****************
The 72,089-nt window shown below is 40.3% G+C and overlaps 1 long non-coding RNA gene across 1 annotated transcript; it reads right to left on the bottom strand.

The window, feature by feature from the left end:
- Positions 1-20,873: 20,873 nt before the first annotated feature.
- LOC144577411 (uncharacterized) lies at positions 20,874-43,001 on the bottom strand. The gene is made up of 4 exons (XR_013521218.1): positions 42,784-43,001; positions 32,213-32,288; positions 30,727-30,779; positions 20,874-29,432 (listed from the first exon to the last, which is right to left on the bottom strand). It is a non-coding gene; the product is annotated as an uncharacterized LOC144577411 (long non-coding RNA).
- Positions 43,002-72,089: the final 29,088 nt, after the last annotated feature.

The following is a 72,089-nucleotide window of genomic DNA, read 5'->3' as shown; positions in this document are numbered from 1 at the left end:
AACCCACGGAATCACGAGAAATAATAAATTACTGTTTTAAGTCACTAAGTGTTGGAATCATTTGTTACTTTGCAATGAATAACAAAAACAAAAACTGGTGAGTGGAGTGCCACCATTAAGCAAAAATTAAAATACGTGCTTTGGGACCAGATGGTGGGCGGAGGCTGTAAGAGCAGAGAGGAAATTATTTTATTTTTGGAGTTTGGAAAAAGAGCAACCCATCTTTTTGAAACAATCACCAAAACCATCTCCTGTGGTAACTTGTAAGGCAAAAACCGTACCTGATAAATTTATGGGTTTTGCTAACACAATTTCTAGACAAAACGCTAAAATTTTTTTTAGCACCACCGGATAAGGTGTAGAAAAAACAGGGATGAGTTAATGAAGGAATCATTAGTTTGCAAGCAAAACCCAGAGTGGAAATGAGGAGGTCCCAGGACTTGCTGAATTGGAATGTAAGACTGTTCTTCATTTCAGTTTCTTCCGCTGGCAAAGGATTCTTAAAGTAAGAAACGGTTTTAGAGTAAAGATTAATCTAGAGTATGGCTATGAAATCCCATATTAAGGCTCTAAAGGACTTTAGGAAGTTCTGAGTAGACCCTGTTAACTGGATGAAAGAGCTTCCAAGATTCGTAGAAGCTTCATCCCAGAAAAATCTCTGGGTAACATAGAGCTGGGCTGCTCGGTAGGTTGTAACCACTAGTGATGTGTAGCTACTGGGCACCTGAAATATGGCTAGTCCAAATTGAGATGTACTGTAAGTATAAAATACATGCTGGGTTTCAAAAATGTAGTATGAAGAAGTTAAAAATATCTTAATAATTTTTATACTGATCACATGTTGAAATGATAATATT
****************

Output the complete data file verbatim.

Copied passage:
The 72,089-nt window shown below is 40.3% G+C and overlaps 1 long non-coding RNA gene across 1 annotated transcript; it reads right to left on the bottom strand.

The window, feature by feature from the left end:
- Positions 1-20,873: 20,873 nt before the first annotated feature.
- LOC144577411 (uncharacterized) lies at positions 20,874-43,001 on the bottom strand. The gene is made up of 4 exons (XR_013521218.1): positions 42,784-43,001; positions 32,213-32,288; positions 30,727-30,779; positions 20,874-29,432 (listed from the first exon to the last, which is right to left on the bottom strand). It is a non-coding gene; the product is annotated as an uncharacterized LOC144577411 (long non-coding RNA).
- Positions 43,002-72,089: the final 29,088 nt, after the last annotated feature.

The following is a 72,089-nucleotide window of genomic DNA, read 5'->3' as shown; positions in this document are numbered from 1 at the left end:
AACCCACGGAATCACGAGAAATAATAAATTACTGTTTTAAGTCACTAAGTGTTGGAATCATTTGTTACTTTGCAATGAATAACAAAAACAAAAACTGGTGAGTGGAGTGCCACCATTAAGCAAAAATTAAAATACGTGCTTTGGGACCAGATGGTGGGCGGAGGCTGTAAGAGCAGAGAGGAAATTATTTTATTTTTGGAGTTTGGAAAAAGAGCAACCCATCTTTTTGAAACAATCACCAAAACCATCTCCTGTGGTAACTTGTAAGGCAAAAACCGTACCTGATAAATTTATGGGTTTTGCTAACACAATTTCTAGACAAAACGCTAAAATTTTTTTTAGCACCACCGGATAAGGTGTAGAAAAAACAGGGATGAGTTAATGAAGGAATCATTAGTTTGCAAGCAAAACCCAGAGTGGAAATGAGGAGGTCCCAGGACTTGCTGAATTGGAATGTAAGACTGTTCTTCATTTCAGTTTCTTCCGCTGGCAAAGGATTCTTAAAGTAAGAAACGGTTTTAGAGTAAAGATTAATCTAGAGTATGGCTATGAAATCCCATATTAAGGCTCTAAAGGACTTTAGGAAGTTCTGAGTAGACCCTGTTAACTGGATGAAAGAGCTTCCAAGATTCGTAGAAGCTTCATCCCAGAAAAATCTCTGGGTAACATAGAGCTGGGCTGCTCGGTAGGTTGTAACCACTAGTGATGTGTAGCTACTGGGCACCTGAAATATGGCTAGTCCAAATTGAGATGTACTGTAAGTATAAAATACATGCTGGGTTTCAAAAATGTAGTATGAAGAAGTTAAAAATATCTTAATAATTTTTATACTGATCACATGTTGAAATGATAATATT